Like cryptographic plumbers, WPI’s Vernam group develops sophisticated tools that identify leaks that put sensitive data at risk — whether on our computers, on smartphones, or in the cloud — and finds ways to keep that data secure.
Designated as a Center of Excellence in Cybersecurity Research by the National Security Agency and the Department of Homeland Security, WPI is engaged in cybersecurity research in a wide range of disciplines that is addressing a host of security threats.
WPI faculty and student researchers in data science are spearheading initiatives that spur technological and commercial advances and make an impact on society. Their work also focuses on improving data mining tools and techniques and developing new methods for leveraging big data to make data-driven predictions and decisions.
In fire protection engineering, faculty and student researchers are applying advanced experimental and computational techniques to address a wide range of fire safety issues.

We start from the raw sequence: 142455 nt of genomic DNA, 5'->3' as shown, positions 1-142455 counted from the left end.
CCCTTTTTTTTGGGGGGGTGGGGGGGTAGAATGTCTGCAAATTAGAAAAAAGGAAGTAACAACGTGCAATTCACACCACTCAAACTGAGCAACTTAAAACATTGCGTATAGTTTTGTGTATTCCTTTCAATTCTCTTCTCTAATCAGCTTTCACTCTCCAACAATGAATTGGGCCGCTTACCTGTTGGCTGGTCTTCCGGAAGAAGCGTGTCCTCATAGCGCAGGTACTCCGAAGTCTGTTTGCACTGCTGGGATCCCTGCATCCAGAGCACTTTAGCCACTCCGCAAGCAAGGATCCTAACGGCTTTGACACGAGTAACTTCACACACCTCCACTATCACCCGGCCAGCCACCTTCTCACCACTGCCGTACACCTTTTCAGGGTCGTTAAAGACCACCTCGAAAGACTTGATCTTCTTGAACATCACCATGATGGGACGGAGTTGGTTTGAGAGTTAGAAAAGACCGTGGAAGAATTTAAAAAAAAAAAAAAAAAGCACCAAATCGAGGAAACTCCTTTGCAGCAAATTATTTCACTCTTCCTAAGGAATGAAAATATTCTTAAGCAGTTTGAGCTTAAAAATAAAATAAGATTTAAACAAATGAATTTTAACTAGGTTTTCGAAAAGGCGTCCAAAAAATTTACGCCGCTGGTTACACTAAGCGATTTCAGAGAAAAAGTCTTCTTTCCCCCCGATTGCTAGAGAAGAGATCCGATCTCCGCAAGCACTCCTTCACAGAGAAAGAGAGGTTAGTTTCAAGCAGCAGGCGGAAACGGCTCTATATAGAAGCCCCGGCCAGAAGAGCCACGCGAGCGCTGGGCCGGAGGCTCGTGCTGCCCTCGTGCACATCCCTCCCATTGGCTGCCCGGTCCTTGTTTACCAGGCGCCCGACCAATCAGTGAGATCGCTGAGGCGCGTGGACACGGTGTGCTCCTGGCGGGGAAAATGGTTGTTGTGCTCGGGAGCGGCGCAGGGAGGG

Fighting Oil Spills with Fire
Burning the oil in place is the best way to clean up an oil spill, but there are challenges with this technique. The Flame Refluxer, a technology developed by fire protection engineers at WPI, overcomes those challenges. The technology underwent a major real-world test in Alabama in 2017.
Worcester Polytechnic Institute professor’s cyber defense software receives Department of Homeland Security funding; software detects user-generated data versus malware actions to better protect corporate networks.
When Hot Flames Meet Cold Steel
Pioneering tests by WPI fire protection engineering researchers explore how new building methods hold up to post-earthquake fires. The study shows that earthquake-related damage to a building's structural elements and fire protection systems can accelerate the spread of fires and make it harder for firefighters to respond and occupants to evacuate, presenting new challenges to keeping buildings safe.
WPI Professor Raghvendra Cowlagi Receives Grant to Assist U.S. Air Force in Unmanned Aerial Vehicle Research
Intelligent algorithms placed on board UAVs could assist remote military and civilian pilots and lead to improved operational safety.